Tylose Or Egg White In Modeling Chocolate?

Decorating By CakeTumbler Updated 19 Jul 2011 , 2:34pm by pegalter

CakeTumbler Posted 29 Aug 2010 , 5:05pm
post #1 of 6

I'm using modeling chocolate clay for the first time on a cake that is only for display purposes. Since this cake needs to hold up over a longer period of time and be safe to travel with it, I'm wanting to make my modeling chocolate dry harder with less fear of it softening under certain temperatures. Has anyone ever added something like tylose or egg white to modeling chocolate to make it less tempermental? Any other ideas?

5 replies
BlakesCakes Posted 29 Aug 2010 , 11:37pm
post #2 of 6

My personal opinion is that there is nothing that will overcome the amount of fat in chocolate/candy melts and stop it from being heat sensitive.

The egg white and tylose/gum tex, etc. work with the powder sugar and water based fondant/gum paste because they work on those items and cause the paste to be more elastic and dry faster.

I recently took a class using modeling chocolate and the instructor said she puts tylose in it....................it was hot and humid and the modeling chocolate was, forgive me, crap. It definitely was NOT improved by having tylose in it. She also had us roll on PS and that made it even WORSE! Tylose just has NO effect on the fatty chocolate......

My personal method is to make the modeling chocolate and while it's still warm (before allowing it to set up overnight), I squeeze out as much of the fat as I can. I also roll on CS so as not to add more sugar (that tends to draw moisture out of the air and get even stickier).

HTH
Rae

sugarxosugar143 Posted 19 Jul 2011 , 12:40am
post #3 of 6
Quote:
Originally Posted by BlakesCakes

My personal opinion is that there is nothing that will overcome the amount of fat in chocolate/candy melts and stop it from being heat sensitive.

The egg white and tylose/gum tex, etc. work with the powder sugar and water based fondant/gum paste because they work on those items and cause the paste to be more elastic and dry faster.

I recently took a class using modeling chocolate and the instructor said she puts tylose in it....................it was hot and humid and the modeling chocolate was, forgive me, crap. It definitely was NOT improved by having tylose in it. She also had us roll on PS and that made it even WORSE! Tylose just has NO effect on the fatty chocolate......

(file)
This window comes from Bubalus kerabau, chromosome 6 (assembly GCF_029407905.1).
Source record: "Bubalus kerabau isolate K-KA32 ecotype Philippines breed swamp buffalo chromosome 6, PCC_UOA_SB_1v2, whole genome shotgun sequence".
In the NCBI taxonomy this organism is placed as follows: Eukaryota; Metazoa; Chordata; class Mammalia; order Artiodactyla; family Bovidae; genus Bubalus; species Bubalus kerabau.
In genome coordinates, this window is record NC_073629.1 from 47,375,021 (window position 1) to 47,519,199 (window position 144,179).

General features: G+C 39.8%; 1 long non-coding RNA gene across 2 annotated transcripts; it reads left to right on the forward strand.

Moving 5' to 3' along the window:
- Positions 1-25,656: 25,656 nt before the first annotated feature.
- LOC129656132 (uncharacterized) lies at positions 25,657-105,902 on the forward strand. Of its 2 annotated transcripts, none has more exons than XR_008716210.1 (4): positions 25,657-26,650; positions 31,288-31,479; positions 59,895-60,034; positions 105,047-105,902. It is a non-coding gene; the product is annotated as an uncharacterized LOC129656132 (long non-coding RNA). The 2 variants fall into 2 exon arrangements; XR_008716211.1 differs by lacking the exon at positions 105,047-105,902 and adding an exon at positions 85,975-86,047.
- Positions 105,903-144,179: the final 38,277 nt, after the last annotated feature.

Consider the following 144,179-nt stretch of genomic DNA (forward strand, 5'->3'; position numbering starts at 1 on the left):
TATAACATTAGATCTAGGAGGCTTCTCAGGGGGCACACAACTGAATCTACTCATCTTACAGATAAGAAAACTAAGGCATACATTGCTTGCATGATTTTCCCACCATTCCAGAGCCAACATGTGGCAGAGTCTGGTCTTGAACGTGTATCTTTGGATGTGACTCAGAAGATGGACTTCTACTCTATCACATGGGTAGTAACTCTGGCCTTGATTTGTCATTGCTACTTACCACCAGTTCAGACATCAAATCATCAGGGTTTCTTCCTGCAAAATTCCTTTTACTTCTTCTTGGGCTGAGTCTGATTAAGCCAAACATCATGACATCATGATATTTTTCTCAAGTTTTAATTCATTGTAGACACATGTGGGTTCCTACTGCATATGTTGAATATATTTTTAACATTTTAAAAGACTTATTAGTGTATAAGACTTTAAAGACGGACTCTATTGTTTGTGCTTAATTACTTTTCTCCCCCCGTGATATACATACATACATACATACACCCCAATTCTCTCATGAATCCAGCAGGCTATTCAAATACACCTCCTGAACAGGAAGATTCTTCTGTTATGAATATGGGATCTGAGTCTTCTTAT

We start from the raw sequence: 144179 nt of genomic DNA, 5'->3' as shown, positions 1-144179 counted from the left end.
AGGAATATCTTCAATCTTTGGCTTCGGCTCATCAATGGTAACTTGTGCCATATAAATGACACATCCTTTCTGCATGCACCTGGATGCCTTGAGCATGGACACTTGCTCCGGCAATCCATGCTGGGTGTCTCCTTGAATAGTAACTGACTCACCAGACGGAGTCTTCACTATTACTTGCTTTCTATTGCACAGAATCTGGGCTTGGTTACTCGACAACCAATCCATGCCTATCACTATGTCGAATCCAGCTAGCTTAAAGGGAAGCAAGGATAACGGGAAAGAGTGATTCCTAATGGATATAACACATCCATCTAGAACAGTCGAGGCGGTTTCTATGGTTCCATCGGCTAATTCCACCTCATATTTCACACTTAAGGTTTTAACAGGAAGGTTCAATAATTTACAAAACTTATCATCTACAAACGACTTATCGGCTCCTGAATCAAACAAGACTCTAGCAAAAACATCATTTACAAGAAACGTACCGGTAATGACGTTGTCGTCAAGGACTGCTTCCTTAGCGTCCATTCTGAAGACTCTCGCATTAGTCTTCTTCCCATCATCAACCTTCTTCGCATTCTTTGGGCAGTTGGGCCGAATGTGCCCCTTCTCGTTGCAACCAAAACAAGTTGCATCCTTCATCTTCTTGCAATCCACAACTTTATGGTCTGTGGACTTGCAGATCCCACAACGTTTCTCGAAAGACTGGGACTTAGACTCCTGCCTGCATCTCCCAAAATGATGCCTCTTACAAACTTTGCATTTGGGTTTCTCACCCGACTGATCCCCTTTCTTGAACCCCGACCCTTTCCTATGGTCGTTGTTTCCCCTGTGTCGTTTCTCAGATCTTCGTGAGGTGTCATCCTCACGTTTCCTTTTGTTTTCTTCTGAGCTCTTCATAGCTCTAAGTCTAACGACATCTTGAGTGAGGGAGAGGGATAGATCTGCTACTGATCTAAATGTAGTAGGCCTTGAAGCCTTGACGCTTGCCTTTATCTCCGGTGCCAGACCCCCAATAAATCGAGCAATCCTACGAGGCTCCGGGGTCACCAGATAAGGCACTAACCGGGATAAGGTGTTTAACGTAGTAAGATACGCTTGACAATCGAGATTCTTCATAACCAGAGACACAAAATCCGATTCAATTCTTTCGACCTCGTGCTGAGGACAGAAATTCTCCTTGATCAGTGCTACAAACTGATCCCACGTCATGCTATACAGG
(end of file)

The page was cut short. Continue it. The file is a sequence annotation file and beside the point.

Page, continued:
My personal method is to make the modeling chocolate and while it's still warm (before allowing it to set up overnight), I squeeze out as much of the fat as I can. I also roll on CS so as not to add more sugar (that tends to draw moisture out of the air and get even stickier).

HTH
Rae


what "CS" ?

cakestyles Posted 19 Jul 2011 , 12:46am
post #4 of 6

CS is corn starch.


I hate working with modeling chocolate. It's always a greasy mess for me, no matter what kind of chocolate I use.

I'd love to perfect it, but I've tried countless things to no avail. lol

I like mixing it with fondant though, that works pretty well.

sugarxosugar143 Posted 19 Jul 2011 , 11:38am
post #5 of 6
Quote:
Originally Posted by cakestyles

CS is corn starch.


I hate working with modeling chocolate. It's always a greasy mess for me, no matter what kind of chocolate I use.

I'd love to perfect it, but I've tried countless things to no avail. lol

I like mixing it with fondant though, that works pretty well.


thanks for the reply lol

i love 50/50 modeling chocolate and fondant to cover cakes. It hardens better and to me its easier to cover the cake with BUT its a PIA to prepare lol, having to kneed the modeling chocolate into the fondant takes alot of time lol. I usually use modeling chocolate for cupcake toppers but in this heat not so much, i think the heat causes it to "sweat" oil more and it makes it very difficult to work with! icon_sad.gif

pegalter Posted 19 Jul 2011 , 2:34pm
post #6 of 6
Quote:
Originally Posted by sugarxosugar143

Quote:
Originally Posted by cakestyles

CS is corn starch.


I hate working with modeling chocolate. It's always a greasy mess for me, no matter what kind of chocolate I use.

I'd love to perfect it, but I've tried countless things to no avail. lol

I like mixing it with fondant though, that works pretty well.

thanks for the reply lol

i love 50/50 modeling chocolate and fondant to cover cakes. It hardens better and to me its easier to cover the cake with BUT its a PIA to prepare lol, having to kneed the modeling chocolate into the fondant takes alot of time lol. I usually use modeling chocolate for cupcake toppers but in this heat not so much, i think the heat causes it to "sweat" oil more and it makes it very difficult to work with! icon_sad.gif


I hope if any of you are ever in Portland, Oregon you will come by my place, Chocolate Craft Studio. I have been teaching modeling chocolate for many years and would love the opportunity to show you a few tricks, change your opinion.

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